Ideally, well-trained painters, whose diligent work and constant prayer have opened them to the presence of the Holy Spirit, will create new interpretations of traditional themes. However, each of these fresh interpretations must immediately resonate with everything that happened before (and, later, with everything that will come). The Church confirms this resonance with a blessing.
I wonder if you could share some photos of some of your favorite icons you’ve created and tell us about them?
There are three icons I’d like to share. The first two are “I am the Light for the World” and “Their divinition spread throughout the Earth.” In these pieces I reflect on the idea of divine light.
White light is a combination of all the colours in the colour spectrum. The sum of all the colours produces white, which symbolizes divinity and purity in iconography. On the icon “I am the Light for the World,” Christ the Pantocrator is depicted in the middle of the round board. I painted the colours of the colour spectrum without significant changes. The light is divided into 12 colours directly on the background behind the Pantocrator. This displays the infinite space of the Universe and divine glory of our Lord. Jesus himself is dressed in white clothes as on many icons, especially the icon of Transfiguration.
The second icon is called “Their divinition spread throughout the Earth.” This is the icon of Pentecost. Every apostle wears clothes of a particular colour of the colour spectrum. The light of Christ is divided equally among them. They have become the light of Christ. In the center the dove which symbolizes the Holy Spirit is depicted in white. The apostles, as a part of the heavenly community, display the greatness of the Holy Spirit. Filled with the Spirit, they now convey the idea of the divine light. The square symbolizes the Earth where the light of faith shoud be spread on all four sides of the icon, every edge of the world.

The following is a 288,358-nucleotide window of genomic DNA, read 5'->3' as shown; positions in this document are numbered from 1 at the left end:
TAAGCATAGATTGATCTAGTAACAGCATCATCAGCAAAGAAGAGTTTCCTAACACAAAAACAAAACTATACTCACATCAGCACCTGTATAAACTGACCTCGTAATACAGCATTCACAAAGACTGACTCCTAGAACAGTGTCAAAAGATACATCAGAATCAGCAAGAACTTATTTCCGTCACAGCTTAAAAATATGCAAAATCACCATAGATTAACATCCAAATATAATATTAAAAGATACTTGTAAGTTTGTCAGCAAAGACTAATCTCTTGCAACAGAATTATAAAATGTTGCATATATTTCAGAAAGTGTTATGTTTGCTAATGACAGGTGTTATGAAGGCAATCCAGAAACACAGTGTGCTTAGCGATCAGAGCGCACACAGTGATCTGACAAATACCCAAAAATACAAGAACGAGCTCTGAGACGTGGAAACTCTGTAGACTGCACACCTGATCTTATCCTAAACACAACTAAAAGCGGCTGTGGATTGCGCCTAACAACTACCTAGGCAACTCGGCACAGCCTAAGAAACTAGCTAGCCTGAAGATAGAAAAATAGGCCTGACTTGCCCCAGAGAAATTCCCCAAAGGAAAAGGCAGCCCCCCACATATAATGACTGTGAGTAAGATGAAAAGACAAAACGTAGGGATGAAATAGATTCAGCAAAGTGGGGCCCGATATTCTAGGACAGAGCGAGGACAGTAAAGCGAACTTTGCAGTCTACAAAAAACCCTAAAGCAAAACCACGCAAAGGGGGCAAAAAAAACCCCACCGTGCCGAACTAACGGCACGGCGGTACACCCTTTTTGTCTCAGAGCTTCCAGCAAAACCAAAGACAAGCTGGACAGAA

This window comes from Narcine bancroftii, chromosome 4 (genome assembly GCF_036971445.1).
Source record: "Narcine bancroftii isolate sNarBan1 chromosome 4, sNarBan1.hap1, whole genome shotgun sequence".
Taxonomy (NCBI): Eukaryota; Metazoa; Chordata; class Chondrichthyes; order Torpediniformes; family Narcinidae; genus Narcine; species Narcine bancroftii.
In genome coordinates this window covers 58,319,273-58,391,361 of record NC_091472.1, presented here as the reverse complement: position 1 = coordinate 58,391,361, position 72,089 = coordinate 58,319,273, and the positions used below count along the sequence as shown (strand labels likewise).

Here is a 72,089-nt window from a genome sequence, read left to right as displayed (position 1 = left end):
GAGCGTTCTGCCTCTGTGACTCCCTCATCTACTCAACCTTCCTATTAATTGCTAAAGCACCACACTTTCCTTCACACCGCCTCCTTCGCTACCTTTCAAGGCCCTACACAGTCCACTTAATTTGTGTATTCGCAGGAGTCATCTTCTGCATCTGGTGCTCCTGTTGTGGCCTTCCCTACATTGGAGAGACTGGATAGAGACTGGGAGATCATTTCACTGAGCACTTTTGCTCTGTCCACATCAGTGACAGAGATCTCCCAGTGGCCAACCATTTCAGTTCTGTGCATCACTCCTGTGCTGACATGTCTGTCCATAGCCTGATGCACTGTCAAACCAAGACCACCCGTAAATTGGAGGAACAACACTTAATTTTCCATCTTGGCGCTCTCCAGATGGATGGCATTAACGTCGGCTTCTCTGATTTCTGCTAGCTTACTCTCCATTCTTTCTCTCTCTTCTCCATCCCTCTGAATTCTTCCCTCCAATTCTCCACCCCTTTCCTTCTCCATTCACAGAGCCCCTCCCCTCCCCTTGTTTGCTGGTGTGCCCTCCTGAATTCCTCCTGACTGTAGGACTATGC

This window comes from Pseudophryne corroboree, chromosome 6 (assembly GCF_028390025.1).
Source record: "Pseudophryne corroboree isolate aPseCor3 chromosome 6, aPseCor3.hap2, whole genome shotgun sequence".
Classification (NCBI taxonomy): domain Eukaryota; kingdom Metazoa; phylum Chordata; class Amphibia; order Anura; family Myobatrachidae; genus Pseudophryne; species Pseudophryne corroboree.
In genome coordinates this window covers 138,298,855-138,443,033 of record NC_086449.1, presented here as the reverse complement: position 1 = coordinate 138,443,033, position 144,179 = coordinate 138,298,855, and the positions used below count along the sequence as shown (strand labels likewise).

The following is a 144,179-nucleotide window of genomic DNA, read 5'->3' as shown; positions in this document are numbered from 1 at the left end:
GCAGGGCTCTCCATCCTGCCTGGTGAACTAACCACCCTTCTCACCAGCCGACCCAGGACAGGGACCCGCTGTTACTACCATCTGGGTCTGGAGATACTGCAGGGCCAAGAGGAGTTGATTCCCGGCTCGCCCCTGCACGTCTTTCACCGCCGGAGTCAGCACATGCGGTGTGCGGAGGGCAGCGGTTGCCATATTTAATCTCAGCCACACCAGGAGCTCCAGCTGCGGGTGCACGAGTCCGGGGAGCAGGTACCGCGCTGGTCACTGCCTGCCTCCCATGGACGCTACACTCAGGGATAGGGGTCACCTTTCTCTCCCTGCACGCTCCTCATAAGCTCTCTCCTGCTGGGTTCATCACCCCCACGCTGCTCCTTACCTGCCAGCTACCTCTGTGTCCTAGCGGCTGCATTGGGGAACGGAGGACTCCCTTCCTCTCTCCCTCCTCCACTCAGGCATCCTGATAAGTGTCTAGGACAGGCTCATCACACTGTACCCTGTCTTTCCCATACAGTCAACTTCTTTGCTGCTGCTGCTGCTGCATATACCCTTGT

The third icon is called “Ecclesia.” The word “church” comes from the Greek ecclesia and means community or assembly. The composition “Ecclesia” includes the ceramic Tower of Babel (broken to pieces) and Pentecost behind it painted on the surface of stone.
The Tower of Babel is the antithesis of Pentecost. The Tower is an earthly structure, an ecclesia with earthly values that grasped after heaven. The Church founded on the day of Pentecost is the true heavenly Church. The iconographic composition “Ecclesia” contrasts the elements of the composition using figurative and technical means.
The icon of the Pentecost is depicted on the stone, as the stone symbolizes the church of Christ. The icon of the Descent of the Holy Spirit is somewhat different from the classic examples on this subject: the apostles are depicted standing, not sitting in a semicircle on the pulpit, there is no old man in a black cave, which symbolizes the world in darkness. The apostles are divided into two equal groups, between which is the space that fills the image of the Jerusalem chamber. It has the shape of a triangle – a symbol of the Holy Trinity, and is crowned with a cross – a symbolic Crucifix, which testifies to the presence of Christ.
The Tower of Babel is made of ceramics. At first I sculpted it out of clay, as described in the Book of Genesis, then smashed it. The prototypes of the Tower of Babel are the ziggurat temples, which were built of burnt clay. Clay symbolizes confusion and instability. So, here I represent this sense in the materials used. Burnt clay and stone are contrasted – one is short-lived, the other is eternal. One is created by human hands the other is created by God.
If you’d like to see more of her work or even purchase an icon, you can visit her website: http://khrystynakvyk.com